At this PMC, one of the concrete outcomes could be the adoption of a recent proposal by Singapore’s Foreign Minister Vivian Balakrishnan for ASEAN and China to “work together towards an enhanced Code for Unplanned Encounters at Sea (CUES) to prevent miscalculations on the ground and at sea”.

ASEAN-China Commemorative Summit

The third key juncture is the ASEAN-China Commemorative Summit in September in Laos to mark 25 years of dialogue relations. All parties involved will wish to see the Summit conducted/concluded in a congenial manner with the issuance of a joint statement including the South China Sea (among other matters).

In the joint statement of the 14th ASEAN-China Summit to commemorate the 20th Anniversary of Dialogue Relations in 2011, Article Nine stated that the parties involved will “work towards the eventual adoption, on the basis of consensus, of a code of conduct in the South China Sea”.

The target for Singapore at this year’s Commemorative Summit could be to try its best to get the various parties together to work towards a stronger, more concrete, and landmark statement of action with regards to the COC. Singapore would be in an excellent position to push for the expedition of negotiations on formulating the COC especially since it is a non-claimant state and does not take sides in the disputes. Moreover, Singapore is a neutral party which not only has longstanding and close ties with China, but is also a country not bound by a formal security alliance with the United States (and the ensuing strategic considerations).

Singapore’s Chairmanship of ASEAN in 2018

Looking beyond 2016 – a year in which Singapore can seek to show ASEAN unity, reduce tensions in the region and expedite the negotiations on formulating the COC – it is noteworthy that Singapore’s final six months as country coordinator of ASEAN-China dialogue relations will overlap with its role as ASEAN Chair during the first half of 2018.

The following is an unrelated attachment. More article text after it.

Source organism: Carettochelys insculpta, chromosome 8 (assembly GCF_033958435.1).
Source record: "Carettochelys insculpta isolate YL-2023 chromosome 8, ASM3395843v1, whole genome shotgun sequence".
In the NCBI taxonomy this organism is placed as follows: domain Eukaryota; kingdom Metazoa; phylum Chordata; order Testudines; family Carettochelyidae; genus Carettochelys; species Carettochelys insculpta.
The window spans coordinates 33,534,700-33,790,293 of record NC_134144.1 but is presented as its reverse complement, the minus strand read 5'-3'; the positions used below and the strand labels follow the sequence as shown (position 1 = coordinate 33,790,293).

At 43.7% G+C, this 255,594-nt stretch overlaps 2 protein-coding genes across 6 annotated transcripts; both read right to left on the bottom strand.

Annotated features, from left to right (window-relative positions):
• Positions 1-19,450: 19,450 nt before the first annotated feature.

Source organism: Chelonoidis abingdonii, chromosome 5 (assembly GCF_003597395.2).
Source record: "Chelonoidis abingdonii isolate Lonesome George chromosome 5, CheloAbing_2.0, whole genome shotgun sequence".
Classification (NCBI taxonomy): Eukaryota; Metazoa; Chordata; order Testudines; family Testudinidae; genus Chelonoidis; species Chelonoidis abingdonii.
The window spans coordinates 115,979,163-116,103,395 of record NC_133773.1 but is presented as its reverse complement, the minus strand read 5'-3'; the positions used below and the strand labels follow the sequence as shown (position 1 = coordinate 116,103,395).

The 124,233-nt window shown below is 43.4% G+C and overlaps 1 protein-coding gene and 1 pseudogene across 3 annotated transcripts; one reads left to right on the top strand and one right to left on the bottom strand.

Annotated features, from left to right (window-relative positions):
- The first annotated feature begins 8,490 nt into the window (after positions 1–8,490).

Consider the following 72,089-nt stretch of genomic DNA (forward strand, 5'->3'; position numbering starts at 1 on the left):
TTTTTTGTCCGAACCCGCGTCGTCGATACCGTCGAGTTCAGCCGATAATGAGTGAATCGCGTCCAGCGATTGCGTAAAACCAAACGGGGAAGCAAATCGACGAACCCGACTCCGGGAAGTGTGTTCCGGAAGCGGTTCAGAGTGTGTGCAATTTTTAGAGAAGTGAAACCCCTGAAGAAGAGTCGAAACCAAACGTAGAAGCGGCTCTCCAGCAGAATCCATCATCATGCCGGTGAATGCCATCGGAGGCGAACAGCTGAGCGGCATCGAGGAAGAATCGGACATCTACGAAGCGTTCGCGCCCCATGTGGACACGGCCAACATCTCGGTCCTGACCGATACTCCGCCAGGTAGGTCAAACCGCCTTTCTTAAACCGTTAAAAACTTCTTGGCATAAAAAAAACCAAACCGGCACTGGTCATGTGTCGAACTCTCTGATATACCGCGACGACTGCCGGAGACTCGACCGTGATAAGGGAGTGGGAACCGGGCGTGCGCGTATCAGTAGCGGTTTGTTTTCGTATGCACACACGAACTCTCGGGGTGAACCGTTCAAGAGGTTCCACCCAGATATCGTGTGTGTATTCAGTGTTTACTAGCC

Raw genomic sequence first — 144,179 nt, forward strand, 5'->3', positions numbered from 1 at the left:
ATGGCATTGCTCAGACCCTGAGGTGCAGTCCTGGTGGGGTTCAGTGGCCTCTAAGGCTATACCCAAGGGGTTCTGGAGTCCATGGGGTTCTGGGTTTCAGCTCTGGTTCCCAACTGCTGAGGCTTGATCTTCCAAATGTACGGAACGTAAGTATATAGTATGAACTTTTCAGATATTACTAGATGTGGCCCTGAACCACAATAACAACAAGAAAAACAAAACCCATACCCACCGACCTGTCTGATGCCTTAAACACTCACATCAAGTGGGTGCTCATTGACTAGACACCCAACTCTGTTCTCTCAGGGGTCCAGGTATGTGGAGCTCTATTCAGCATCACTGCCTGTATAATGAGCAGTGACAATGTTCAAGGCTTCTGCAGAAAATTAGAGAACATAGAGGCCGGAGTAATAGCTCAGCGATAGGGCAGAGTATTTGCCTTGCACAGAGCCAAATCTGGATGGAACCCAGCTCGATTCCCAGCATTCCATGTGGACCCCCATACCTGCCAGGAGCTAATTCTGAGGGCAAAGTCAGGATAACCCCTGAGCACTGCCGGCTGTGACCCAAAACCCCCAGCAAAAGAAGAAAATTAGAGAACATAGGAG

Being in the “driver’s seat” on both fronts for the first half of 2018 means that Singapore can make a final push to make further headway in COC negotiations between ASEAN and China (assuming they are yet to be finalised by then).

The next country coordinator – after Singapore finishes its term in mid 2018 – will be the Philippines. Given the tensions between the Philippines and China over the South China Sea disputes and the likelihood that there will not be much headway in the COC during the Philippines’ term, this year could be the start of a limited window available for a breakthrough. Singapore, as country coordinator of ASEAN-China dialogue relations, must make the best use of this rare chance to make a lasting contribution to peace and security in the region.

*Shawn Ho is an Associate Research Fellow with the Regional Security Architecture Programme, S. Rajaratnam School of International Studies (RSIS), Nanyang Technological University, Singapore.


RSIS Commentaries are intended to provide timely and, where appropriate, policy relevant background and analysis of contemporary developments. The views of the author/s are their own and do not represent the official position of the S.Rajaratnam School of International Studies (RSIS), NTU, which produces the Commentaries. For any republishing of RSIS articles, consent must be obtained from S.Rajaratnam School of International Studies (RSIS).